K.L. Going wrote a book about a 296 lb teenager.

And somehow, I’m not sure why, I became aware for the first time since I was 5 years old- that I was meant to be a writer.

But more on that later.

Right now, Troy Billings is a 296 lb teenager who is about to step off the platform before an oncoming subway train.
He wants to know, will it be funny?
Because there’s something funny about fat people, something unpredictable.
But people shouldn’t laugh, y’know, when you’re trying to commit suicide.
…However, the laughter of a skinny, homeless, high school legend, the psycho Elvis of rock; brings him back to our side of the line- and instead of “messing up” on the subway tracks, Troy finds himself at a diner being served by a waitress with huge breasts, buying lunch for two.

Thus begins the inner dialogue of morbidly miserable teenager who is always aware of everything- his massive physical presence; the constant, but polite, suppressed laughter that both follows and anticipates him; the disappointment and embarrassment he causes his family. Troy Billings is aware of every thought that is directed at him, of every way in which he doesn’t fit.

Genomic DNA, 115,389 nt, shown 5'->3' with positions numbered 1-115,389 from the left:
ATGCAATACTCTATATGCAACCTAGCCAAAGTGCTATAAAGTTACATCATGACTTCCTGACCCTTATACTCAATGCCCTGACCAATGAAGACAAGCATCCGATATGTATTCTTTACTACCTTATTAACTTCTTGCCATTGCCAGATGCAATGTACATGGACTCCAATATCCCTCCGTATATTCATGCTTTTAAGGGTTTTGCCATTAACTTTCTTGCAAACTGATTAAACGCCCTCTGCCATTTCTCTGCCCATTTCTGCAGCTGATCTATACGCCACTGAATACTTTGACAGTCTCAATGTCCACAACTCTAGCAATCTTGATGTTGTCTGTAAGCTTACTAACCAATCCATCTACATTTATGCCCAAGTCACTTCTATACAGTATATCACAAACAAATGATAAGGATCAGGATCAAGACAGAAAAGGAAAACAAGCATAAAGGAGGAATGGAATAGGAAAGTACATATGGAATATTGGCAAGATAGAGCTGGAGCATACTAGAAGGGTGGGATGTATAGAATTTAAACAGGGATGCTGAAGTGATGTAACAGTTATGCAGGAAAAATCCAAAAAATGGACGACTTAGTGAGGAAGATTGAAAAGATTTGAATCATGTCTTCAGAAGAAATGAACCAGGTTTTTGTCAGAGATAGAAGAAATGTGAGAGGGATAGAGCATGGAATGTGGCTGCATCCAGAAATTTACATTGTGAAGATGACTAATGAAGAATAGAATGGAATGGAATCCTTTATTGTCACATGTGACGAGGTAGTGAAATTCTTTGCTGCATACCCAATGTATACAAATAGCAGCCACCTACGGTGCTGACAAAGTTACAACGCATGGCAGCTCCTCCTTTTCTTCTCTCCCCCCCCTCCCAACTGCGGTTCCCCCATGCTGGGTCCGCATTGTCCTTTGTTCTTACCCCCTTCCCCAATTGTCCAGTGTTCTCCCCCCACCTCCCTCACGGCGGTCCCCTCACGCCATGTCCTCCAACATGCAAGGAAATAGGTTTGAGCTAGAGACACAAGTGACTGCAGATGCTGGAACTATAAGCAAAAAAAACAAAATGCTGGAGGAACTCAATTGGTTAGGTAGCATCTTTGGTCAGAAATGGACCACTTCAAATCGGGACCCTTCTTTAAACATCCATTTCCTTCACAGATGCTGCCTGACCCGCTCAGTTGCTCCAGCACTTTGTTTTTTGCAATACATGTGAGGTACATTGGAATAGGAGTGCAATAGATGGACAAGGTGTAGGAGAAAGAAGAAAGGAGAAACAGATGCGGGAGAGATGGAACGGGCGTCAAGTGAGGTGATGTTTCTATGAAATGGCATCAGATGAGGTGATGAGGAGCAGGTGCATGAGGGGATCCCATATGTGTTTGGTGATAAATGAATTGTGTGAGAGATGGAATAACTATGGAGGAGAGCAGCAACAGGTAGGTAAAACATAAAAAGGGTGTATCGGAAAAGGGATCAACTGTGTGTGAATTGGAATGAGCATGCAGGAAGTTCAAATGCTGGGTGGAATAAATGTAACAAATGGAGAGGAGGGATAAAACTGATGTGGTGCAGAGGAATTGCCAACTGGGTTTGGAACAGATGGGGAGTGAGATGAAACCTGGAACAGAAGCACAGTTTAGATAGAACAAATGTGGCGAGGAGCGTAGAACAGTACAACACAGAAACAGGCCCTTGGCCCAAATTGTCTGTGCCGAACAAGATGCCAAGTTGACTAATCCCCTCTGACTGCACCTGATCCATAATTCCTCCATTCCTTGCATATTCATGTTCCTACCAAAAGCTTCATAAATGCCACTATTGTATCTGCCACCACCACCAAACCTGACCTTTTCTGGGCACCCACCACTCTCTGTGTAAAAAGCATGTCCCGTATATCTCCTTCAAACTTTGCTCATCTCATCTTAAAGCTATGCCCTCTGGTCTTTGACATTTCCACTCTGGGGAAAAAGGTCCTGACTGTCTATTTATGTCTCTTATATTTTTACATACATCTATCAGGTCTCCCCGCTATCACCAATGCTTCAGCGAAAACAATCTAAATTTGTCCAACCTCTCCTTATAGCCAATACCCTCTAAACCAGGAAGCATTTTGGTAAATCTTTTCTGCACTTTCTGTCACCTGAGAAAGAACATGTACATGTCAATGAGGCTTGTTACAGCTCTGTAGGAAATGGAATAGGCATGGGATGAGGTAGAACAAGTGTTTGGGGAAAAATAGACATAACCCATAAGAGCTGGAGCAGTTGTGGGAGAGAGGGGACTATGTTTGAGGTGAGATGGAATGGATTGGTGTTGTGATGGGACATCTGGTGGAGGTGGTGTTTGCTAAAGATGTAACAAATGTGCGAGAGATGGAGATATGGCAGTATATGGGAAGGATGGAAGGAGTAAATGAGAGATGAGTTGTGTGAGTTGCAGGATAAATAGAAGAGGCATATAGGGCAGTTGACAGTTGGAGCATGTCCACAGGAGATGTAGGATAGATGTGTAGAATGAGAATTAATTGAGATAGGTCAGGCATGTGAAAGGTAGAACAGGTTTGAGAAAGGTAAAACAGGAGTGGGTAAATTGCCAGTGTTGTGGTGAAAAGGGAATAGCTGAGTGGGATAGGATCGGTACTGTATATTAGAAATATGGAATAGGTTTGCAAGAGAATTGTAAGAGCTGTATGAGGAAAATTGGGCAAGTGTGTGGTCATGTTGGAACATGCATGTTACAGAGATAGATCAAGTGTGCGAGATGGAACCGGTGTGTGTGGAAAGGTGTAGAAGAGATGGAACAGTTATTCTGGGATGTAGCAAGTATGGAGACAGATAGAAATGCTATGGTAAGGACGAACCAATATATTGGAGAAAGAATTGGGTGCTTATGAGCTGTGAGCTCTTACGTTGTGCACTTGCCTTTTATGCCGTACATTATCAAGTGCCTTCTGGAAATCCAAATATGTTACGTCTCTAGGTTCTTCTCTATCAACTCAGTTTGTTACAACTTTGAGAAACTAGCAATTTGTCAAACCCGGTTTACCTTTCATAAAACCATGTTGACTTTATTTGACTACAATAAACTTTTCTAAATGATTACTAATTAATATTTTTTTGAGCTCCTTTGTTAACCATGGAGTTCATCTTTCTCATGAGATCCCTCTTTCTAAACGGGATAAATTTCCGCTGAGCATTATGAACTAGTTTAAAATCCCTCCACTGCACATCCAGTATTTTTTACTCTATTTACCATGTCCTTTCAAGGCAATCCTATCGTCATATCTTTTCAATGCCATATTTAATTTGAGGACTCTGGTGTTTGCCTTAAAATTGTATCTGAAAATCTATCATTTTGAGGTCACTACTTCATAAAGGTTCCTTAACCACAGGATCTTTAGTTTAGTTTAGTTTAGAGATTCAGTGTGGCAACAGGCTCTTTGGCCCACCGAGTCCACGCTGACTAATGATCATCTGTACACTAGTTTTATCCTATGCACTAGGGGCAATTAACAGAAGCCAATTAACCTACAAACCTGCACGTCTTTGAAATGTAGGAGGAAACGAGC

He is at least partly right.
People do look at him.
But there is something missing.
In all the time he spends in his own mind thinking of all the terrible things people are and must be thinking of him, he forgets about what people are thinking about themselves.
About how people are also desperately trying not to make fools of themselves, to impress, to be beautiful.

On one level this is just another story about friendship. But this story is also about one small moment, one sentence that can forever change a life. It is about words, but the ones that you give away instead of the ones you receive. It is about perceptions, and human emotions, helping people in need, and coming of age; it is pretty frickin’ awesome.

I really do recommend this book. I was apprehensive about reading it just because it didn’t look very good. My copy has obviously not been treated well and has a very unsightly grease stain that has drained into the first few chapters. It’s very punk rock.
I guess I also didn’t want to read a story about a fat kid.
I’m glad that I did though.
In the moment that Troy recognizes how desperately everyone else is trying- it gave me a few moments of peace from all the criticisms I have about myself. And yeah, how Troy feels really resonates with me because I was a superchunk in high school… and sometimes I find myself spiraling back into that mindset.

And what does this have to do with me being a writer?
Pretty much everything.
It’s time to really look at things and see them for what they are.
That’s the only way I’ll be able to ever talk about them.



One Comment Add yours

  1. Amy Schulz says:

    “Fat Kid Rules the World” sounds like a good book! It sounds like good reading for teenagers. And Bree…a writing professor once told me that writers are readers… on….

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